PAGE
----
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How to Make the Perfect Singapore Sling, According to the Experts

This delicious cocktail is known as the national drink of Singapore—and we've got the original recipe for you just in time for summer.


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Time travel, in the metaphorical sense, is not difficult when one enters the most historic hotel in Singapore. The air of Old World grandeur is overwhelming in the best way possible at Raffles Singapore, an American Express Fine Hotels & Resorts property. Upon arrival, guests are greeted by doormen dressed to the nines in an iconic and ornate uniform (they are, unsurprisingly, the most photographed staff on property). The architecture, interior spaces, and courtyards are striking in their understated elegance, fresh off a 2019 renovation that has at once restored the hotel's historic charm while freshening up every element. The property teems with legacy and style, from the lush palm-lined exteriors to the sophisticated suite parlors and fashionable new bars.

One celebrated part of the hotel's legacy can be found at the Long Bar, where the infamous Singapore Sling was concocted. It was here, surrounded by shelled peanuts and jazz last summer where I learned from the hotel's resident historian, Leslie Danker, about Long Bar's history—and the stealthy creation of the Singapore Sling in the early 20th century. This month, I caught up with Danker to revisit the history of this storied cocktail.

Related: How to Spend 24 Hours in Singapore

It all began at Raffles at the turn of the 20th century, with an innovative bartender named Ngiam Tong Boon. "Following the turn of the century in colonial Singapore, Raffles was the gathering place for the community—and Long Bar was the watering hole. It was common to see gentlemen nursing glasses of gin or whisky," said Danker.

However, in 1915, women were not permitted to drink alcohol. So while men sipped on their spirit of choice, women were often seen drinking delicate fruit juices and teas.

"Ever insightful, Ngiam saw a niche in the market and decided to create a cocktail that looks like plain fruit juice but is actually infused with gin and liqueurs," explained Danker. "The clever bartender made the beverage pink to give it a feminine flair which, together with the use of clear alcohol, led people to think it was a socially acceptable drink for women. With that, the Singapore Sling was born."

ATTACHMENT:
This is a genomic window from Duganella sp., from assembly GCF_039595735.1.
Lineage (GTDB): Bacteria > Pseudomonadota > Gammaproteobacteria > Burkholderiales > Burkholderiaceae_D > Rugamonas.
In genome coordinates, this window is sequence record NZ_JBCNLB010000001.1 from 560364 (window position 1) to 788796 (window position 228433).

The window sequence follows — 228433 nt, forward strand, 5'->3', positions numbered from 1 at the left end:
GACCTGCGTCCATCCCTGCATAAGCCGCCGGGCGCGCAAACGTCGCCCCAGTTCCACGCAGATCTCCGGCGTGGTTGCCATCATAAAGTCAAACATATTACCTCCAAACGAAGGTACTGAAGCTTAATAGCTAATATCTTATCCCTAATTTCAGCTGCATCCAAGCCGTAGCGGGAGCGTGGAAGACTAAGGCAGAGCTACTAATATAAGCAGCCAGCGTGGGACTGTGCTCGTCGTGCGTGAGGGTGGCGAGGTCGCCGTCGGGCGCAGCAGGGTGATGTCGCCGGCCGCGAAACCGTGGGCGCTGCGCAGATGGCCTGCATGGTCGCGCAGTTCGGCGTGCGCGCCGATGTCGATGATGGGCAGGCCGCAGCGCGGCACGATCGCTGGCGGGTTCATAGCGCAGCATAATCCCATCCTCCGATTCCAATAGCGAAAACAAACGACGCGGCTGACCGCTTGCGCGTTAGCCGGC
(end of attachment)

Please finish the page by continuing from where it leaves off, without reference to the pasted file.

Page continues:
Distinctly fruit-forward with a base of gin and grenadine, this cocktail is perfect for the warm weather season. Lucky for all of us, we've got the recipe right here. Below, Danker provides us with the exclusive Long Bar recipe and instructions for how to make this refreshing cocktail yourself—and we recommend where to find the very best Singapore Slings around town.

The Raffles Singapore Sling Recipe


• 30ml Widges Dry Gin

• 10ml DOM Bénédictine

• 10ml Pierre Ferrand Dry Curaçao

• 10ml Luxardo Cherry Sangue Morlacco

• 10ml Crawley’s Singapore Sling Grenadine

• A dash of Scrappy’s Spice Plantation Bitters

• 22.5ml Fresh Lime Juice

• 60ml Fresh Pineapple Juice


1. Chill a 12oz glass of with ice.

2. Combine all ingredients into a shaker with lots of ice.

3. Cap your shaker and give it a good vigorous shake for about 12 seconds.

4. Strain the cocktail into your chilled glass.

5. Garnish with a skewer of cherry and pineapple wedge

Recipe courtesy of Long Bar at Raffles Singapore.

Where to Order a Singapore Sling in Singapore

Nutmeg & Clove: The Singapore Sling at Nutmeg & Clove is aged for a month in an oak barrel, giving it a pleasingly bitter flavor compared to its predecessor. Their recipe includes hibiscus-infused gin, Benedictine DOM and berry syrup. The final cocktail is presented in a traditional porcelain tea cup sitting in a rattan trishaw.

Smoke & Mirrors: On top of Singapore's National Gallery is Smoke & Mirrors, looking out over the Padang and Marina Bay Sands in the distance. Smoke & Mirrors hosts an array of cocktails including the Old & New Sling, a reworked version of the original using rye whisky and cassis liqueur in the place of gin and paired with the original ingredients of orange and pineapple juice.

Bitters & Love: Bitters & Love offers the option of custom-made or off-the-menu cocktails. From the menu, try out their version of the Sling, the Singapura Love, for something adorable and fruity. The bartenders here amp up the fruity flavor with a geranium gin, and the cocktail is served in a vintage traditional cup.

Post Bar: On the menu at Post Bar is The Fullerton Sling Collection, offering several interpretations on the classic cocktail. There are eight variations in all, including the Gold Sling, which adds Goldschläger and cinnamon schnapps with gold flakes to the traditional recipe.

Junior: The bar has not just one, but two, Slings on its menu. The more traditional version ($25) is crafted with Ford’s Gin, Benedictine, Luxardo Sangue Morlacco Cherry Brandy and dry Curacao. Then there’s the Farquhar’s Sling ($25), a more rebellious representation, fueled with Plantation pineapple rum, homemade tepache and topped with champagne for an effervescent finish.


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